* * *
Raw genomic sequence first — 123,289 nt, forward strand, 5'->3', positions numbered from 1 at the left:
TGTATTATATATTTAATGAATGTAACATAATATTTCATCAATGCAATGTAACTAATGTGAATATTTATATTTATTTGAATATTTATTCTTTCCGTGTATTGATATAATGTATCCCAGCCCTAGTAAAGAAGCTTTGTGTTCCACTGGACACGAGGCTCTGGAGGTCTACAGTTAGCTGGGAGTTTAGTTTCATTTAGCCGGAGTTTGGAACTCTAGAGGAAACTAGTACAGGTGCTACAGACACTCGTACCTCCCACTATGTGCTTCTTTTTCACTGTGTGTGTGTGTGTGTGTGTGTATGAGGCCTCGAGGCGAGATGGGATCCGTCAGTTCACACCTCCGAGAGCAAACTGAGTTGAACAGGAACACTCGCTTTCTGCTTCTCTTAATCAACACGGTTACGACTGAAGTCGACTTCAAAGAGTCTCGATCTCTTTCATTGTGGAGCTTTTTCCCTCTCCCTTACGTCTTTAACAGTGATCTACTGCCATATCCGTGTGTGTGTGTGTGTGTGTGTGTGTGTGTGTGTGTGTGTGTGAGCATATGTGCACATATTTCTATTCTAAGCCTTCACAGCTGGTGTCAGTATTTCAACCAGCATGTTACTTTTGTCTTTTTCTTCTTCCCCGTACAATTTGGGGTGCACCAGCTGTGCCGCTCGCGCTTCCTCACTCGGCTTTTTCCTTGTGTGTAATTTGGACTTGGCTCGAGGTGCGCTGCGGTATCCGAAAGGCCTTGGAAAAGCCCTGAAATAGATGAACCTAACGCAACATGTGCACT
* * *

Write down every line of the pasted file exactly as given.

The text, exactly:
Raw genomic sequence first — 123,289 nt, forward strand, 5'->3', positions numbered from 1 at the left:
TGTATTATATATTTAATGAATGTAACATAATATTTCATCAATGCAATGTAACTAATGTGAATATTTATATTTATTTGAATATTTATTCTTTCCGTGTATTGATATAATGTATCCCAGCCCTAGTAAAGAAGCTTTGTGTTCCACTGGACACGAGGCTCTGGAGGTCTACAGTTAGCTGGGAGTTTAGTTTCATTTAGCCGGAGTTTGGAACTCTAGAGGAAACTAGTACAGGTGCTACAGACACTCGTACCTCCCACTATGTGCTTCTTTTTCACTGTGTGTGTGTGTGTGTGTGTGTATGAGGCCTCGAGGCGAGATGGGATCCGTCAGTTCACACCTCCGAGAGCAAACTGAGTTGAACAGGAACACTCGCTTTCTGCTTCTCTTAATCAACACGGTTACGACTGAAGTCGACTTCAAAGAGTCTCGATCTCTTTCATTGTGGAGCTTTTTCCCTCTCCCTTACGTCTTTAACAGTGATCTACTGCCATATCCGTGTGTGTGTGTGTGTGTGTGTGTGTGTGTGTGTGTGTGTGTGAGCATATGTGCACATATTTCTATTCTAAGCCTTCACAGCTGGTGTCAGTATTTCAACCAGCATGTTACTTTTGTCTTTTTCTTCTTCCCCGTACAATTTGGGGTGCACCAGCTGTGCCGCTCGCGCTTCCTCACTCGGCTTTTTCCTTGTGTGTAATTTGGACTTGGCTCGAGGTGCGCTGCGGTATCCGAAAGGCCTTGGAAAAGCCCTGAAATAGATGAACCTAACGCAACATGTGCACT